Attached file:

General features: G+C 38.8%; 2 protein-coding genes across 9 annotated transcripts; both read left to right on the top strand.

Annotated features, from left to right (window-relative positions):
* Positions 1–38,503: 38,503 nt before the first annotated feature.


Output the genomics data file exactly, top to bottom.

General features: G+C 38.8%; 2 protein-coding genes across 9 annotated transcripts; both read left to right on the top strand.

Annotated features, from left to right (window-relative positions):
* Positions 1–38,503: 38,503 nt before the first annotated feature.